Hearing loss in Australian First Nations children at 6-monthly assessments from age 12 to 36 months: Secondary outcomes from randomised controlled trials of novel pneumococcal conjugate vaccine schedules

Amanda Jane Leach, Nicole Wilson, Beth Arrowsmith, Jemima Beissbarth, Kim Mulholland, Mathuram Santosham, Paul John Torzillo, Peter McIntyre, Heidi Smith-Vaugha, Sue A. Skull, Victor M. Oguoma, Mark D. Chatfield, Deborah Lehmann, Christopher G. Brennan-Jones, Michael J. Binks, Paul V. Licciardi, Ross M. Andrews, Tom Snelling, Vicki Krause, Jonathan CarapetisAnne B. Chang, Peter Stanley Morris

Research output: Contribution to journalArticlepeer-review

Abstract

Background AU : PleaseconfirmthatallheadinglevelsarerepresentedcorrectlyIn Australian remote communities, First Nations children wit:h otitismedia (OM)-related hearing loss are disproportionately at risk of developmental delay and poor school performance, compared to those with normal hearing. Our objective was to compare OM-related hearing loss in children randomised to one of 2 pneumococcal conjugate vaccine (PCV) formulations. Methods and findings In 2 sequential parallel, open-label, randomised controlled trials (the PREVIX trials), eligible infants were first allocated 1:1:1 at age 28 to 38 days to standard or mixed PCV schedules, then at age 12 months to PCV13 (13-valent pneumococcal conjugate vaccine, +P) or PHiDCV10 (10-valent pneumococcal Haemophilus influenzae protein D conjugate vaccine, +S) (1:1). Here, we report prevalence and level of hearing loss outcomes in the +P and +S groups at 6-monthly scheduled assessments from age 12 to 36 months. From March 2013 to September 2018, 261 infants were enrolled and 461 hearing assessments were performed. Prevalence of hearing loss was 78% (25/32) in the +P group and 71% (20/28) in the +S group at baseline, declining to 52% (28/54) in the +P groups and 56% (33/59) in the +S group at age 36 months. At primary endpoint age 18 months, prevalence of moderate (disabling) hearing loss was 21% (9/42) in the +P group and 41% (20/49) in the +S group (difference -19%; (95% confidence interval (CI) [-38, -1], p = 0.07) and prevalence of no hearing loss was 36% (15/42) in the +P group and 16% (8/49) in the +S group (difference 19%; (95% CI [2, 37], p = 0.05). At subsequent time points, prevalence of moderate hearing loss remained lower in the +P group: differences -3%; (95% CI [-23, 18], p = 1.00 at age 24 months), -12%; (95% CI [-30, 6], p = 0.29 at age 30 months), and -9%; (95% CI [-23, 5], p = 0.25 at age 36 months). A major limitation was the small sample size, hence low power to reach statistical significance, thereby reducing confidence in the effect size. Conclusions In this study, we observed a high prevalence and persistence of moderate (disabling) hearing loss throughout early childhood. We found a lower prevalence of moderate hearing loss and correspondingly higher prevalence of no hearing loss in the +P group, which may have substantial benefits for high-risk children, their families, and society, but warrant further investigation.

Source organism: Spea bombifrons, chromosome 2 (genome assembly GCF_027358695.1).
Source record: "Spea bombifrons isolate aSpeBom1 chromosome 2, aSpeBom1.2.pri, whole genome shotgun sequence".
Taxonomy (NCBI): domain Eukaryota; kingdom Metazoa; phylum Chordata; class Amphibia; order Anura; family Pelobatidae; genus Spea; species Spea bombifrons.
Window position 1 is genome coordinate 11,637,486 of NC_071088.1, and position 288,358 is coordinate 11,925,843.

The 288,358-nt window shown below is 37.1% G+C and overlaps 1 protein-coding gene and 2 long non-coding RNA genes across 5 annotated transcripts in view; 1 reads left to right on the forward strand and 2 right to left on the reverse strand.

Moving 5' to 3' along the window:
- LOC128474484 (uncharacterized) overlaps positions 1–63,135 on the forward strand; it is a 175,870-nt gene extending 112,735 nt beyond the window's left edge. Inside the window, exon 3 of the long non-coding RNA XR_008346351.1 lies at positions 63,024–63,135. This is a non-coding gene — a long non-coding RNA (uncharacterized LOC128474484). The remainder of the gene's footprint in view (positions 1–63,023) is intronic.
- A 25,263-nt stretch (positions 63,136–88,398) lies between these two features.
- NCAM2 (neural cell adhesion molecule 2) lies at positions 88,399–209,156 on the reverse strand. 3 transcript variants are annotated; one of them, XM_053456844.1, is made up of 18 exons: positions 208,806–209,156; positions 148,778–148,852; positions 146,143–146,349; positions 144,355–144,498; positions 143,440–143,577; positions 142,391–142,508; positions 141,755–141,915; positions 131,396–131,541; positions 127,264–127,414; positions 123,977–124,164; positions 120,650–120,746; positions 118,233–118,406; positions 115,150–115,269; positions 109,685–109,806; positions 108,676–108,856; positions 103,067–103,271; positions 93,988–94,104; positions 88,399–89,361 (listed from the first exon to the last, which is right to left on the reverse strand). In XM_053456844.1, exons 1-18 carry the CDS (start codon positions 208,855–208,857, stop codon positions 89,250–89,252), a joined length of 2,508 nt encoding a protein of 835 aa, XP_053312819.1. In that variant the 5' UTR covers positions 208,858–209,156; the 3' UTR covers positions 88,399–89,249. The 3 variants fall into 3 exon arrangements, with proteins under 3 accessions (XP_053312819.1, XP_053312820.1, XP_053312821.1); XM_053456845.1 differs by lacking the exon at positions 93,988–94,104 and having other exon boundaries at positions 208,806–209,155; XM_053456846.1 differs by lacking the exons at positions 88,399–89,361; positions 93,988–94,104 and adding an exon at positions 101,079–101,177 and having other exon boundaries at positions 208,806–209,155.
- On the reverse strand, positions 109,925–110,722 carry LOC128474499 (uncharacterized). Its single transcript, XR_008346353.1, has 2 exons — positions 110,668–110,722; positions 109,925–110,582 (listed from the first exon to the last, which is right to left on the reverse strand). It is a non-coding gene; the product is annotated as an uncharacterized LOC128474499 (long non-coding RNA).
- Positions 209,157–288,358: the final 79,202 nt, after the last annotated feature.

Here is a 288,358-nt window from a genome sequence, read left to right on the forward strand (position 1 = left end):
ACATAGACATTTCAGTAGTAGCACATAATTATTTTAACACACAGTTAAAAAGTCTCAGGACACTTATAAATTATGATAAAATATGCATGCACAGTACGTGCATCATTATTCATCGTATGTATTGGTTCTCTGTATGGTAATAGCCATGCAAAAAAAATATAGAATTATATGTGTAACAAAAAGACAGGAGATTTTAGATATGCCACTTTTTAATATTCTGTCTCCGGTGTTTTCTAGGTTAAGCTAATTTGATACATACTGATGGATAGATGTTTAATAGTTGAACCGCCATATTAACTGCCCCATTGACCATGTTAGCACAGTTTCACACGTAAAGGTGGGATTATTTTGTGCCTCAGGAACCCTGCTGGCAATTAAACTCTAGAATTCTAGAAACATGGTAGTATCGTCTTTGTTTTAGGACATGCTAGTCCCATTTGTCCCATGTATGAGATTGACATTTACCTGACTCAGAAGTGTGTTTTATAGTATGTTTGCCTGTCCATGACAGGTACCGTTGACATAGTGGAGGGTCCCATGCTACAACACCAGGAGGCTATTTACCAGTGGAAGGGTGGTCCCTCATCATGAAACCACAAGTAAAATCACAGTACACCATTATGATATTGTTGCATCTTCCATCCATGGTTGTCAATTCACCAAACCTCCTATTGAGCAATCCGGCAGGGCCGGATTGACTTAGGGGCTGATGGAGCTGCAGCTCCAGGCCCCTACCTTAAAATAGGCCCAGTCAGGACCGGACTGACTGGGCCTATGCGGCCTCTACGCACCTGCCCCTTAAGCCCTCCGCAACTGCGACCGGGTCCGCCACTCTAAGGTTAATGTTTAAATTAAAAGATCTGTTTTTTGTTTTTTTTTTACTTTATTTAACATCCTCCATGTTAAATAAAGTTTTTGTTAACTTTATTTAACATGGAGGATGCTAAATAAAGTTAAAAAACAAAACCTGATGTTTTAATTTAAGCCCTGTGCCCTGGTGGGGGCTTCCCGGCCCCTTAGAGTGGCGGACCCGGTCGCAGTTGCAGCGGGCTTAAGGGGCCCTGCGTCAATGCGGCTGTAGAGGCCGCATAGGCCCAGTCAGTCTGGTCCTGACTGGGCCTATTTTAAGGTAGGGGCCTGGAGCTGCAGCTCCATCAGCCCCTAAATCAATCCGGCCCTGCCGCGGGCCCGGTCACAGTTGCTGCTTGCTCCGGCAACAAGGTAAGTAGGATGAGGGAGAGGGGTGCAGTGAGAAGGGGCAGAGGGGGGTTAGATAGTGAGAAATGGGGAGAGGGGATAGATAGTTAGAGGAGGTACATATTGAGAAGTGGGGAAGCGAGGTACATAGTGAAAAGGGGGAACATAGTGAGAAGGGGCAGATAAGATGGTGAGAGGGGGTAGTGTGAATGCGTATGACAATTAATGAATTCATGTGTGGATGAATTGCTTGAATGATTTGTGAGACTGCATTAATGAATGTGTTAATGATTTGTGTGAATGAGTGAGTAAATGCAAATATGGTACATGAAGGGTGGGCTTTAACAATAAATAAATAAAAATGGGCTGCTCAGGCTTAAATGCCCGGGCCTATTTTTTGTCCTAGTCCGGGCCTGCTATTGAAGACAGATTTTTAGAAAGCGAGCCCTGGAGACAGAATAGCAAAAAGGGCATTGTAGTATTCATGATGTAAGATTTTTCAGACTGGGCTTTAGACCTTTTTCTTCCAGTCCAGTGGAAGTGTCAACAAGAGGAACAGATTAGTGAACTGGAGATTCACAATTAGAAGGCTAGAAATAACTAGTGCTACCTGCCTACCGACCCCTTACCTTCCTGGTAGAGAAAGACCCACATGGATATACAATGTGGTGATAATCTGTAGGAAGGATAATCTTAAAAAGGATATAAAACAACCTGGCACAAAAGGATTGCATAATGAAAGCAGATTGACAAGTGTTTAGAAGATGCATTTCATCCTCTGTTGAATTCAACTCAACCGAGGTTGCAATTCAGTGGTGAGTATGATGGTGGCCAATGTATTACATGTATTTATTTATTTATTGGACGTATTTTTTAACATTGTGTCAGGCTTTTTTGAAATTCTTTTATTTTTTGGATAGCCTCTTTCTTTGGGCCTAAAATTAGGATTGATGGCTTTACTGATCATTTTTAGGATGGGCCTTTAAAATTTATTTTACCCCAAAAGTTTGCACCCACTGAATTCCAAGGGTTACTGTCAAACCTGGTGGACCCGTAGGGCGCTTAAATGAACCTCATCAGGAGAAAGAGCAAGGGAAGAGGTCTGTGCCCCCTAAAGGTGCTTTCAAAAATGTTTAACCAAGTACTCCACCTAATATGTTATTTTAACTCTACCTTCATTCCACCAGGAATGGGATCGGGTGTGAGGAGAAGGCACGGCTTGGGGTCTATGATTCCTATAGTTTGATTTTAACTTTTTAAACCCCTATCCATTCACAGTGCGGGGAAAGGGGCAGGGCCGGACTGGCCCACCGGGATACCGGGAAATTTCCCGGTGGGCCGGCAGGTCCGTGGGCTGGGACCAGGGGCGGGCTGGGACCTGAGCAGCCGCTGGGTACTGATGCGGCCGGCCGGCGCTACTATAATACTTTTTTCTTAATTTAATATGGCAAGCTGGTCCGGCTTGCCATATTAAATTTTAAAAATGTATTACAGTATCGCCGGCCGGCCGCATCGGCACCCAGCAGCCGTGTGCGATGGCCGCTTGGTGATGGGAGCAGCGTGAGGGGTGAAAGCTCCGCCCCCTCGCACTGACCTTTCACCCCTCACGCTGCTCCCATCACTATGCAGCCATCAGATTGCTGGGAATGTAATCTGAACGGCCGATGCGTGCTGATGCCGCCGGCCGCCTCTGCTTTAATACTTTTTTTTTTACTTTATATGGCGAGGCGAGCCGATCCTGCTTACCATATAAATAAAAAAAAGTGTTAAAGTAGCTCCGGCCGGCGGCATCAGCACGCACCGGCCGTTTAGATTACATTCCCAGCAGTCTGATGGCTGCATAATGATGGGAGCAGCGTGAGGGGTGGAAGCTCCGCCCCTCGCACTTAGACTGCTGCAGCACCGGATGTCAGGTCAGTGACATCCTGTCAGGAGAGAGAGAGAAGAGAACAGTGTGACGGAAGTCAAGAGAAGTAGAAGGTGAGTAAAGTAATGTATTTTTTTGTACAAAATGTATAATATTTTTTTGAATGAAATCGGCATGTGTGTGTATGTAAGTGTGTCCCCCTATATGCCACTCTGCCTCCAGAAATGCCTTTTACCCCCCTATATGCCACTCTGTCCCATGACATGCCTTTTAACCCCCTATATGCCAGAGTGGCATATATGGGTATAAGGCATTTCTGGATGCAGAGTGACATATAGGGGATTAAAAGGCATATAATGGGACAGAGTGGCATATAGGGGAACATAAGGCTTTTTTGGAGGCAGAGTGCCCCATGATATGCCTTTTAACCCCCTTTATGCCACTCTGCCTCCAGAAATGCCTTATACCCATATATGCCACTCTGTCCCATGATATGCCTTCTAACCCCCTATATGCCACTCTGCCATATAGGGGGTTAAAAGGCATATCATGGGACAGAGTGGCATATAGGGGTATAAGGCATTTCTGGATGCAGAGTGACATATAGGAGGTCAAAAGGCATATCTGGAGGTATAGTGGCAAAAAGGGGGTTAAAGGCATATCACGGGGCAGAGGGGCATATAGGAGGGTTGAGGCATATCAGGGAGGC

Original languageEnglish
Article numbere1004375
Number of pages15
JournalPLoS Medicine
Volume21
Issue number6
DOIs
Publication statusPublished - 3 Jun 2024

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